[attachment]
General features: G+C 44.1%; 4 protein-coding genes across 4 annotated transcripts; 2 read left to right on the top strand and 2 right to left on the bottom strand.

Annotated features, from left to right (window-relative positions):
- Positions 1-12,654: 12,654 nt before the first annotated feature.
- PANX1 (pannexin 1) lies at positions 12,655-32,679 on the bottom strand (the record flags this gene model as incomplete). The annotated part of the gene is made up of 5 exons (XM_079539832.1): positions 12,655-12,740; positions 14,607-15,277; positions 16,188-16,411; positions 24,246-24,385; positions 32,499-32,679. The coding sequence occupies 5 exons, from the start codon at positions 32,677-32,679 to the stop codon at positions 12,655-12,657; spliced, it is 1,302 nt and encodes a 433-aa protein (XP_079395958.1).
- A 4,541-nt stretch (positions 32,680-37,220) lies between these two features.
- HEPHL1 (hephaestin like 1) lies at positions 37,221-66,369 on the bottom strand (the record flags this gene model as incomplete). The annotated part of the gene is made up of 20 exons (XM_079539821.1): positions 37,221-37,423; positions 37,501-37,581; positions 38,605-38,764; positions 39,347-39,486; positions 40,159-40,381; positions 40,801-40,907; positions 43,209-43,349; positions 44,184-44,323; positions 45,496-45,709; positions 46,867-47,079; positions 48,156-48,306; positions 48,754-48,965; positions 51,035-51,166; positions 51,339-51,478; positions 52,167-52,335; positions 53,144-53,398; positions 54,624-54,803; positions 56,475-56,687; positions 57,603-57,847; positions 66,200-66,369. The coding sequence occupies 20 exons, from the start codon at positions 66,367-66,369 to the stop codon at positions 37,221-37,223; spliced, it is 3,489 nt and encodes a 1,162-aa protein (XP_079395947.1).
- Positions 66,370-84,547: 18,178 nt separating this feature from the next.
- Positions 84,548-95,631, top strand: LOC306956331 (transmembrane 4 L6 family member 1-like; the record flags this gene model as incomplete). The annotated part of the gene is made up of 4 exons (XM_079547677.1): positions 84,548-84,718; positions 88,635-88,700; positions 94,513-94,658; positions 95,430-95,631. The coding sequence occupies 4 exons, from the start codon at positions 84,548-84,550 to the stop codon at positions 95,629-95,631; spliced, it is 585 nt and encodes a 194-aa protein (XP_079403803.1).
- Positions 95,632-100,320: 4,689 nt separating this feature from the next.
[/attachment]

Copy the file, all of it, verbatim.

General features: G+C 44.1%; 4 protein-coding genes across 4 annotated transcripts; 2 read left to right on the top strand and 2 right to left on the bottom strand.

Annotated features, from left to right (window-relative positions):
- Positions 1-12,654: 12,654 nt before the first annotated feature.
- PANX1 (pannexin 1) lies at positions 12,655-32,679 on the bottom strand (the record flags this gene model as incomplete). The annotated part of the gene is made up of 5 exons (XM_079539832.1): positions 12,655-12,740; positions 14,607-15,277; positions 16,188-16,411; positions 24,246-24,385; positions 32,499-32,679. The coding sequence occupies 5 exons, from the start codon at positions 32,677-32,679 to the stop codon at positions 12,655-12,657; spliced, it is 1,302 nt and encodes a 433-aa protein (XP_079395958.1).
- A 4,541-nt stretch (positions 32,680-37,220) lies between these two features.
- HEPHL1 (hephaestin like 1) lies at positions 37,221-66,369 on the bottom strand (the record flags this gene model as incomplete). The annotated part of the gene is made up of 20 exons (XM_079539821.1): positions 37,221-37,423; positions 37,501-37,581; positions 38,605-38,764; positions 39,347-39,486; positions 40,159-40,381; positions 40,801-40,907; positions 43,209-43,349; positions 44,184-44,323; positions 45,496-45,709; positions 46,867-47,079; positions 48,156-48,306; positions 48,754-48,965; positions 51,035-51,166; positions 51,339-51,478; positions 52,167-52,335; positions 53,144-53,398; positions 54,624-54,803; positions 56,475-56,687; positions 57,603-57,847; positions 66,200-66,369. The coding sequence occupies 20 exons, from the start codon at positions 66,367-66,369 to the stop codon at positions 37,221-37,223; spliced, it is 3,489 nt and encodes a 1,162-aa protein (XP_079395947.1).
- Positions 66,370-84,547: 18,178 nt separating this feature from the next.
- Positions 84,548-95,631, top strand: LOC306956331 (transmembrane 4 L6 family member 1-like; the record flags this gene model as incomplete). The annotated part of the gene is made up of 4 exons (XM_079547677.1): positions 84,548-84,718; positions 88,635-88,700; positions 94,513-94,658; positions 95,430-95,631. The coding sequence occupies 4 exons, from the start codon at positions 84,548-84,550 to the stop codon at positions 95,629-95,631; spliced, it is 585 nt and encodes a 194-aa protein (XP_079403803.1).
- Positions 95,632-100,320: 4,689 nt separating this feature from the next.